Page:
MARCH 5, 1938
WASHINGTON, Friday—An amusing thing happened when I arrived in Washington yesterday. I forgot to tell anyone how I was coming, so when I reached the airport I took a taxi to the White House. We stopped for a red light and my driver said: "I have been wanting to talk to you for some time." Then he added: "I started the civic opera here, and though we had a great deal of help, it wasn't a success, but I do think it is needed."
I asked him if he had been a singer and he answered that he had wasted a great deal of time studying voice under the impression that he had talent, and that he thought one of the reasons for a civic opera was to keep people from doing that. "Now I am driving a taxicab," he said, "and I'm not a bit discouraged."
Would you expect to meet an opera singer driving your taxicab? I feel as though I ought to do something about it and yet, knowing how difficult it is to keep the National Symphony Orchestra going, I wasn't very much surprised that he had found the support for a civic opera nonexistent.
I went to visit a small charitable institution called "The Good Samaritans, Inc.," which had asked me to come and see the needy children from one of the nearby schools whom they were feeding every day. A group of people have made valiant efforts to raise the money for school lunches for all the needy children in the District of Columbia. I imagine this rather small charity is doing a welcome piece of work, thought it seemed to me a very small organization.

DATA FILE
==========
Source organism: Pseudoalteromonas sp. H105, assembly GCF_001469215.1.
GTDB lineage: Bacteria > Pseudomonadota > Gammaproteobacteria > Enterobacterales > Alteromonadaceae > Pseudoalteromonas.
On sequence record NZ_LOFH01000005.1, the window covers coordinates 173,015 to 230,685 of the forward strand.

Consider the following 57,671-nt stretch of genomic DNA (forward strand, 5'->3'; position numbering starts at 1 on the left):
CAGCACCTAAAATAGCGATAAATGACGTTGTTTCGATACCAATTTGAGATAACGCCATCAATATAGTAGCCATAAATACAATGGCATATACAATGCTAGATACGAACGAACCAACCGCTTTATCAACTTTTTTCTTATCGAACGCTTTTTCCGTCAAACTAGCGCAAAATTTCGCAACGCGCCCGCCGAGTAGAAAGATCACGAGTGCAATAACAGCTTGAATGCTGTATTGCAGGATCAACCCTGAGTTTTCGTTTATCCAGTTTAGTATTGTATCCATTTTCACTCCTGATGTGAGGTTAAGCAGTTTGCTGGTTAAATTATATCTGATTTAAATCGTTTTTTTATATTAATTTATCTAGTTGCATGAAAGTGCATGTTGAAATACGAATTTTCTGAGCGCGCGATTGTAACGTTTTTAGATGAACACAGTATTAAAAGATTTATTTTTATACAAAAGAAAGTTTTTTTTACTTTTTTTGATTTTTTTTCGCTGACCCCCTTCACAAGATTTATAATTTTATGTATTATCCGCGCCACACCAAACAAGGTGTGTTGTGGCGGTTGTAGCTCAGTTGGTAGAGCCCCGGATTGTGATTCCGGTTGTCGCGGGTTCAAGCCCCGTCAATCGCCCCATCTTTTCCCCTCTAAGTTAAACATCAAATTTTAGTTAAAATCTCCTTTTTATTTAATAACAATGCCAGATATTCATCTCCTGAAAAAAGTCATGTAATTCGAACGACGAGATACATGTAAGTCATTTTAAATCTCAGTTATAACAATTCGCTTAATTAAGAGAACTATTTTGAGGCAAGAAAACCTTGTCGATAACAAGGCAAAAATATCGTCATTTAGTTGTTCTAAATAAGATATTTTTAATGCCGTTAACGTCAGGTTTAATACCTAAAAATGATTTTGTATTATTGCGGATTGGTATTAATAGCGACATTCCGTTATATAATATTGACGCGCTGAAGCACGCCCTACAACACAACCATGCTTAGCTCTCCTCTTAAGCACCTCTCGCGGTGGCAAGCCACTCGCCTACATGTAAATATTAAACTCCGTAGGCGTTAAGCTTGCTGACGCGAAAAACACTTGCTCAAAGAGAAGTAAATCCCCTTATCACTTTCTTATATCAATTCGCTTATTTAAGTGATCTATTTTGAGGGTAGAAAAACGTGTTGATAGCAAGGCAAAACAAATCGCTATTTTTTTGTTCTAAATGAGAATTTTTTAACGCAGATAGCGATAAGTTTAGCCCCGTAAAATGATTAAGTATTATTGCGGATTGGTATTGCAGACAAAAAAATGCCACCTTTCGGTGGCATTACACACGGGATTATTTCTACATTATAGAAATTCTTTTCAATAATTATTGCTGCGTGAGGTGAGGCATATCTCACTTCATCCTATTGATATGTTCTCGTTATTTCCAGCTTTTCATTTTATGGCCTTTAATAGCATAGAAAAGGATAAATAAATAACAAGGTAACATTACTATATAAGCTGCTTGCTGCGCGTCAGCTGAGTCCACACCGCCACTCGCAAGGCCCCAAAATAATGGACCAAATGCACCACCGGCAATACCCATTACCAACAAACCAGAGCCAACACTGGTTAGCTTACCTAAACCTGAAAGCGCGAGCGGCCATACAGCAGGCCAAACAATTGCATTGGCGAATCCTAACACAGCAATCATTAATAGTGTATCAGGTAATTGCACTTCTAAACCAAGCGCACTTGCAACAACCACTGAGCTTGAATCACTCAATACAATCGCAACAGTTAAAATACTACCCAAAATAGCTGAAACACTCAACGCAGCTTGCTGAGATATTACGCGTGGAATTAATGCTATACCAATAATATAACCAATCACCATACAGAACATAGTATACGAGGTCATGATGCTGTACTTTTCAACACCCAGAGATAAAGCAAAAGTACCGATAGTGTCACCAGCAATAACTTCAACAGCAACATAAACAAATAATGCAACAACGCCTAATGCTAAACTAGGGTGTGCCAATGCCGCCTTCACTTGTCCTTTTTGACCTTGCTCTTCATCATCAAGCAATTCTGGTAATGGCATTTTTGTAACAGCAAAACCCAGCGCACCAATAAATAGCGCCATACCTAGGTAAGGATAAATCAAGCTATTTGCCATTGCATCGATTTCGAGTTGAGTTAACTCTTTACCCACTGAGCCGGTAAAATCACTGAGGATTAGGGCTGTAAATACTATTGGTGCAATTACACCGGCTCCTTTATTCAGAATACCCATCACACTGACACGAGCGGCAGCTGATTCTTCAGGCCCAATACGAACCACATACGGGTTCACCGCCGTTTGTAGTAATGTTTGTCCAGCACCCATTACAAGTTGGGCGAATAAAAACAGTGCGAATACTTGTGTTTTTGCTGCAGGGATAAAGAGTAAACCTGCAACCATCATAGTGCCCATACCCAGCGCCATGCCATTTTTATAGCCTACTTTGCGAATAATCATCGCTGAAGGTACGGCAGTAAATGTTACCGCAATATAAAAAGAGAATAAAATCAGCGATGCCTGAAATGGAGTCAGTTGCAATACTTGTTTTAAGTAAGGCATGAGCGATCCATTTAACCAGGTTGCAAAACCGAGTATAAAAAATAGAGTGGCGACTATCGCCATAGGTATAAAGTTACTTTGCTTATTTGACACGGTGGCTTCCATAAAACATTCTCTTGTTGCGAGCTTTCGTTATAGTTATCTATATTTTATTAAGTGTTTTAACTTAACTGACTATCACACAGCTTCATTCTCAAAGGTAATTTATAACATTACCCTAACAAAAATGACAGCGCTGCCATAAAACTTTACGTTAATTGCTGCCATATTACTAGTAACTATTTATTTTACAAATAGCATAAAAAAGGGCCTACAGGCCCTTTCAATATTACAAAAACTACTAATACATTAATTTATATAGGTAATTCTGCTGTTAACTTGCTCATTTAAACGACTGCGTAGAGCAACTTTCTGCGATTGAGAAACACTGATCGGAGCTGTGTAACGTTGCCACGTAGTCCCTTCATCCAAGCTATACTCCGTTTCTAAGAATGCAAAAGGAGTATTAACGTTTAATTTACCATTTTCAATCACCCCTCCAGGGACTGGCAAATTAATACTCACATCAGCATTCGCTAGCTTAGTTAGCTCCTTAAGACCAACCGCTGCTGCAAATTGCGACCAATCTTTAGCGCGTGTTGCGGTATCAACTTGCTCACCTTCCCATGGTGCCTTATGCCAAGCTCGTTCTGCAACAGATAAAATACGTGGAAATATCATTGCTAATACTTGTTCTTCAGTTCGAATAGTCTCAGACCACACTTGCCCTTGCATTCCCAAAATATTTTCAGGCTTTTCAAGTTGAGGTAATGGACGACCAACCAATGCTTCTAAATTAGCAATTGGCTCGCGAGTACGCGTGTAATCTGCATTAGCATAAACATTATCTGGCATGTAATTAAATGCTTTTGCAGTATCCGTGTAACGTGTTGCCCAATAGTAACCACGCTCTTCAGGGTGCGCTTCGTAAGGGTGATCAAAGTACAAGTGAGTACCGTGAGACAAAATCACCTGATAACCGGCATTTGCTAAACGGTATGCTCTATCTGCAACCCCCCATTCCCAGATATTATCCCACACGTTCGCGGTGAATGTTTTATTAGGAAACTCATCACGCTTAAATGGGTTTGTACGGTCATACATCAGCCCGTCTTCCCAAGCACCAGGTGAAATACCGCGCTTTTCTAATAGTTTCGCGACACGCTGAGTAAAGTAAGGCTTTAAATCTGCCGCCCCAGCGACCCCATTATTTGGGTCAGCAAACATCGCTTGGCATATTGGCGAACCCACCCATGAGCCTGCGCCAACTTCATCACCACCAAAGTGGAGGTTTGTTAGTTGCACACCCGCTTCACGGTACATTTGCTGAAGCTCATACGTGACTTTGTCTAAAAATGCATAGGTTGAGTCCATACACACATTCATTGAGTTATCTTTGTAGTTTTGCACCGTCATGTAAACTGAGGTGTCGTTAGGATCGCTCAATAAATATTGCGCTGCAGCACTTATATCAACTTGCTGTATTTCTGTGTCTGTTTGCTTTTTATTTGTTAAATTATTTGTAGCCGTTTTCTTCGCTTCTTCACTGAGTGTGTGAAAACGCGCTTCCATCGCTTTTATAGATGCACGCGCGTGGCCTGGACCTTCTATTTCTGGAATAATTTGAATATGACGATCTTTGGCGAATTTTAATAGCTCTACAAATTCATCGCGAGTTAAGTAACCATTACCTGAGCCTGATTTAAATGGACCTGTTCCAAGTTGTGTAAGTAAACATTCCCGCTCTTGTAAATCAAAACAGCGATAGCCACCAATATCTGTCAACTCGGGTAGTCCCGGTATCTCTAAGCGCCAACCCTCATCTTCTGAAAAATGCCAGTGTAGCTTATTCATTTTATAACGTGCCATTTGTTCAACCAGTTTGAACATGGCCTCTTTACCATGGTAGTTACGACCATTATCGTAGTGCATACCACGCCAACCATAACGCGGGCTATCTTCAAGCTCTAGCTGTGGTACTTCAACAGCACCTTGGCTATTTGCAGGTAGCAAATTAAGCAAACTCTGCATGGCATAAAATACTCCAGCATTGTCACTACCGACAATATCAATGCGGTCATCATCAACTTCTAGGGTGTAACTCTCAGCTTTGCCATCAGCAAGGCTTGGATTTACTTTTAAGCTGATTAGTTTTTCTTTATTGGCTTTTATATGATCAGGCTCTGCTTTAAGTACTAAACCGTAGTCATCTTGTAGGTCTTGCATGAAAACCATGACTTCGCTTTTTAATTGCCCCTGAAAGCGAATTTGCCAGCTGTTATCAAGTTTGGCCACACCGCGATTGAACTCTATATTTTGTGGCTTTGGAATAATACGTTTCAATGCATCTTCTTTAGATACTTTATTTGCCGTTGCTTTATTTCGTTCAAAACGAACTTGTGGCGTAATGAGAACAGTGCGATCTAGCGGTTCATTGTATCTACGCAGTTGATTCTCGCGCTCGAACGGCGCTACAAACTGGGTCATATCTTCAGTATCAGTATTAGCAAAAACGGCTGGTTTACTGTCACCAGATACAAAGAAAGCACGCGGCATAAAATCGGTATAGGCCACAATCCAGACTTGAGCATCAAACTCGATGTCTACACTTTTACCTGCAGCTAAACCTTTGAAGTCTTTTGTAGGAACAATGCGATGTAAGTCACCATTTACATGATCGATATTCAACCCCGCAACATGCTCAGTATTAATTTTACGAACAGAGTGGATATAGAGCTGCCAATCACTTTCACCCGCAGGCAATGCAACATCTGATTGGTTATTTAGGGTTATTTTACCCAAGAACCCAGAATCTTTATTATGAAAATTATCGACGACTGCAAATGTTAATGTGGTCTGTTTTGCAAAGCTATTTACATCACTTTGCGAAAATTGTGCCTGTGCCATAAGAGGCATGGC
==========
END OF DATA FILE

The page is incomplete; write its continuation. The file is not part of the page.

At teatime, our cousin, Mrs. Warren Robbins, came in and demanded to know why we never met. I had to confess that life down here is strange indeed from one point of view. You always seem to have so many things that must be done, you forget to do the things which you would like to do.
Mrs. Thomas McAllister and Mrs. May Thompson Evans, of the Democratic Committee, brought in Mrs. Claffey, of Indiana, who won the prize of a trip to Washington for obtaining the greatest number of subscriptions to the "Democratic Digest." I think she is enjoying her visit very much. She was almost as excited as a small boy who was brought in by his mother to have tea and to see the White House.
He wanted very much to see the President, but I had to explain that he would have to be satisfied to see the rooms in which past Presidents had lived, since the President now living here was too busy to shake hands even with one small boy. I saw him standing on the corner with his mother as we drove to church this morning, and I hope he had a good look at the President.
We all attended the service which the President has made it a practice to have at St. John's on the fourth of March. Mr. and Mrs. Frank Wilson, our minister from Hyde Park and his wife, came down to take part in the service and to spend the night with us. It has been very pleasant to have them.